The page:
Tara - posted on 02/11/2011

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I believe that if you must own a gun (which I think should only be the case if you are a hunter for food or have a career that requires you to own a gun) it should be locked in a cabinet and the key should be placed in a place where it can't be accessed by anyone except the owner of the gun. Anything else is criminal.
Yes I believe that adults who do not store their weapons according to the laws in place should be held accountable for any action that results from that decision.

Sarah - posted on 02/11/2011

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I'm sure at 17 he would have found away to get the gun if he was dead set on getting it. But why not make it that little bit harder by locking it away?

Also, whose to say that he didn't happen to see the gun lying there, and it gave him the idea?!?
Perhaps if it had been locked away, he never would have done it. It could have been a spur of the moment thing.

I still maintain that leaving a gun lying around is irresponsible, and that he should be held accountable for that. :)

[deleted account]

yeah i definitly think that if he was 7 that yes it is the fathers fault, but the guy was 17 therefore i think he should be fully accountable. what if he locked it in a draw but didnt hide the key? a 7 year old probably wouldnt get in, but the 17 year old still would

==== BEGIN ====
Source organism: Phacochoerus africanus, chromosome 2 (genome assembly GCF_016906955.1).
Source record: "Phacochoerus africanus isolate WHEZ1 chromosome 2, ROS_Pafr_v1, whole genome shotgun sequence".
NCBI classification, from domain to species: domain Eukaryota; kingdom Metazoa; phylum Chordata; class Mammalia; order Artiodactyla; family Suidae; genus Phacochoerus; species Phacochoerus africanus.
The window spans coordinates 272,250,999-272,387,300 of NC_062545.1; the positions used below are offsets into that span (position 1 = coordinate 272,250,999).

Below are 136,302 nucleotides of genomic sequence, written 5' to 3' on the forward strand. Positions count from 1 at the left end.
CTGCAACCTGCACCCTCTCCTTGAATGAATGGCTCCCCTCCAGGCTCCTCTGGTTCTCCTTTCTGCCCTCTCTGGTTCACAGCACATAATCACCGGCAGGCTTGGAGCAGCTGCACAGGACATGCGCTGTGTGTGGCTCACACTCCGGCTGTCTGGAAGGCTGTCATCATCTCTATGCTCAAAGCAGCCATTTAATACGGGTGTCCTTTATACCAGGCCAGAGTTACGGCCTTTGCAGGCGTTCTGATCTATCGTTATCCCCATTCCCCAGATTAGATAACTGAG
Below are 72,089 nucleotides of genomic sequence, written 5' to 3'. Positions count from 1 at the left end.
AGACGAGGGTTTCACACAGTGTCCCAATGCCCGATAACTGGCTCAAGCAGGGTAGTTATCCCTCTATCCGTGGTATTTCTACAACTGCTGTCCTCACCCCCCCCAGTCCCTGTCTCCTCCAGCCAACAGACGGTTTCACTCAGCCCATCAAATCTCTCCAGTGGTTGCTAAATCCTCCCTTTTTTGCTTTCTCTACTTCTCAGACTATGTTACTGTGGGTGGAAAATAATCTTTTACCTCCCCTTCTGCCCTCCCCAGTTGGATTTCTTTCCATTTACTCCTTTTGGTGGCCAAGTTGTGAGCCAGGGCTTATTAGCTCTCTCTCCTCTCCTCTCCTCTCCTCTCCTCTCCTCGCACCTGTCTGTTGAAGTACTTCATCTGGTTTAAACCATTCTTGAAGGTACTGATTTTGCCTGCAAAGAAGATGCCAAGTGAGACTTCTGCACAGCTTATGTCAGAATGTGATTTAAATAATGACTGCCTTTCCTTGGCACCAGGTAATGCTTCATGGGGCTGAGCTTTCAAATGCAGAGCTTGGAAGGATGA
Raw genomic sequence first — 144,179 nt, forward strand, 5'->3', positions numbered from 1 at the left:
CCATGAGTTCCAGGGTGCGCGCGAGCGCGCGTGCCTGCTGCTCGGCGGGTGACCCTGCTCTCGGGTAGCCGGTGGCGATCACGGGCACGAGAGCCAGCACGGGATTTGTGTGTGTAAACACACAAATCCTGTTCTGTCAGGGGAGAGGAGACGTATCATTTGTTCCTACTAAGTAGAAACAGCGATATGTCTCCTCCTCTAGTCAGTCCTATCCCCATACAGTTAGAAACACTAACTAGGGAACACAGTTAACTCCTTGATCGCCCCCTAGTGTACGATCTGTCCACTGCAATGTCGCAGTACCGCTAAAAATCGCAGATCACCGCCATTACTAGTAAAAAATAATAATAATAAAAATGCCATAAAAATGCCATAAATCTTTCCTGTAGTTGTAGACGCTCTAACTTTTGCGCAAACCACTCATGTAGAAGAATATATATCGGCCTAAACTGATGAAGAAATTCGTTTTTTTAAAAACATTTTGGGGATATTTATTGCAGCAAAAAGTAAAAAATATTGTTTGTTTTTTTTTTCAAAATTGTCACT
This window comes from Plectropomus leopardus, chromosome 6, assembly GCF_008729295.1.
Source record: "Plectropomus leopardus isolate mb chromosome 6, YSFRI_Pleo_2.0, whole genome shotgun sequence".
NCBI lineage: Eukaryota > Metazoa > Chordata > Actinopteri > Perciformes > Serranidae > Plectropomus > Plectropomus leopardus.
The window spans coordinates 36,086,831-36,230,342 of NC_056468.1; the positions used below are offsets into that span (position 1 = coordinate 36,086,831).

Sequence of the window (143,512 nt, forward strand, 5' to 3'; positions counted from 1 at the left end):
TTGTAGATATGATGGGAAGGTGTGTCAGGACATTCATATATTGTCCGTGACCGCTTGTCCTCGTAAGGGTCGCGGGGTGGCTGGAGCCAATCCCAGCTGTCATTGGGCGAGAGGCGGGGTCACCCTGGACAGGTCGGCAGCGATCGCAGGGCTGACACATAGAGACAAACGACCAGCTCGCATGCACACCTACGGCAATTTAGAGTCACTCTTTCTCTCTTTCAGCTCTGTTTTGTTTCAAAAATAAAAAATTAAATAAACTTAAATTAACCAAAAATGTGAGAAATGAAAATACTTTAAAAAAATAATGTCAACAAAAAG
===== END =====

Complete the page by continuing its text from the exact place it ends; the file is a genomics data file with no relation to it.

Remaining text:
[deleted account]

I think this is wrong. The guy was 17, not 7. He is responsible for his own actions. It's hard to judge though because we dont know exactly how mentally unstable the boy was

Tracey - posted on 02/11/2011

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Why were all the warning signs ignored, even if the family didn't recognise them surely the school could have recommended medical attention?

In UK anyone found with a gun not securely stored has a statutory sentence of 5 years in prison, even if they have licence to keep it, don't know about German gun laws.

Should anyone be charged with a crime if their gun is used, what about if their home is broken into and the gun stolen?

If this kid was so unstable he would have killed people anyway, even if he couldn't get a gun.

Stifler's - posted on 02/10/2011

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Mentally disturbed or not, how is it not his fault if the minor has access to a gun lying around in his bedside table?

Katherine - posted on 02/10/2011

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The father should have kept the gun locked up, but how was he to foresee such a tragedy?
The "minor" was barely a minor. He was 17. I think they needed someone to blame and the father was the unfortunate victim.

Lacye - posted on 02/10/2011

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Even though they said he wasn't on trial for his son's crime, he really was and that's just sad. The man really didn't know how disturbed his son was. He probably didn't think his son was capable of doing something like that. I don't think he should have been on trial in the first place because his son stole his gun. He didn't stand in the kitchen that day and tell him, "here's my gun son. Make sure after you kill all those people that you kill yourself as well." It's just ridiculous.

Stifler's - posted on 02/10/2011

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It's good that they threw the book at him for this. There is obviously a lot of slackness regarding guns in the homes of the kids that go around shooting other students and themselves. They should never have access to a gun.